The Greatest Comets in History: Broom Stars and Celestial Scimitars - Astronomers' Universe by David A. J. Seargent
Comets in kind are far from uncommon. As an approximate average, one appears every 18 months or so, and it is not unusual to see more than two in one…
The Greatest Comets in History synopsis
Comets in kind are far from uncommon. As an approximate average, one appears every 18 months or so, and it is not unusual to see more than two in one year.
The record so far appears to have been in 2004, with a total of five comets visible without visual aids. But in 2006, 1970 and 1911 was not much delayed with a total of four each.
However, the majority of these pass unnoticed by the general public. Most of them simply look like mysterious stars with tails that are either weak or less than a threshold with the naked eye.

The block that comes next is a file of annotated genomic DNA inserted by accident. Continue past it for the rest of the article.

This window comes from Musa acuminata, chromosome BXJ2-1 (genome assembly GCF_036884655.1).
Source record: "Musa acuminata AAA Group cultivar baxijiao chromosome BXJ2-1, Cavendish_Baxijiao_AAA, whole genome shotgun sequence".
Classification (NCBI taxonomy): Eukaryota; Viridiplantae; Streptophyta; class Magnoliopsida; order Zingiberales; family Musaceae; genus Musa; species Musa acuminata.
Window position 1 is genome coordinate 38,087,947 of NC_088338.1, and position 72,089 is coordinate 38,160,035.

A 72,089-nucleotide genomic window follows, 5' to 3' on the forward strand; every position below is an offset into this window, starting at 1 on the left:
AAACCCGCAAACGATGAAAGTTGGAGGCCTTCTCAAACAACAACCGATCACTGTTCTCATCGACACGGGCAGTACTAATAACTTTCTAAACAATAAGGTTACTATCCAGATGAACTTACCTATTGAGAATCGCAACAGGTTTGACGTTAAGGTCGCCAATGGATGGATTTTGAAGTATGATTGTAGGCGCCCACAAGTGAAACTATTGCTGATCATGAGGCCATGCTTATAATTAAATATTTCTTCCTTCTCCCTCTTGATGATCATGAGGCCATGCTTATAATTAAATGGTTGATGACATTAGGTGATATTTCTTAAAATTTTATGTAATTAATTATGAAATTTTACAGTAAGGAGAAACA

The "classic" comet - a starlike object with a long, flowing tail - is a scene that emits our sky once every 10 years on average. These "great comets" are certainly among the most beautiful things we see in the heavens, and no wonder they created such fear in earlier times.
Just what makes the comet "gorgeous" is not easy to define. It is not just a brightness and not just a matter of size.
Some comets can practice a surprisingly long tail however not considered large. Others can become very bright, but rarely seen by anyone other than a handful of ardent astronomers.
Much depends on their separation from the sun, the intensity of the tail, and so forth.
Enter the name of the book The Greatest Comets in History to make a search and display the links.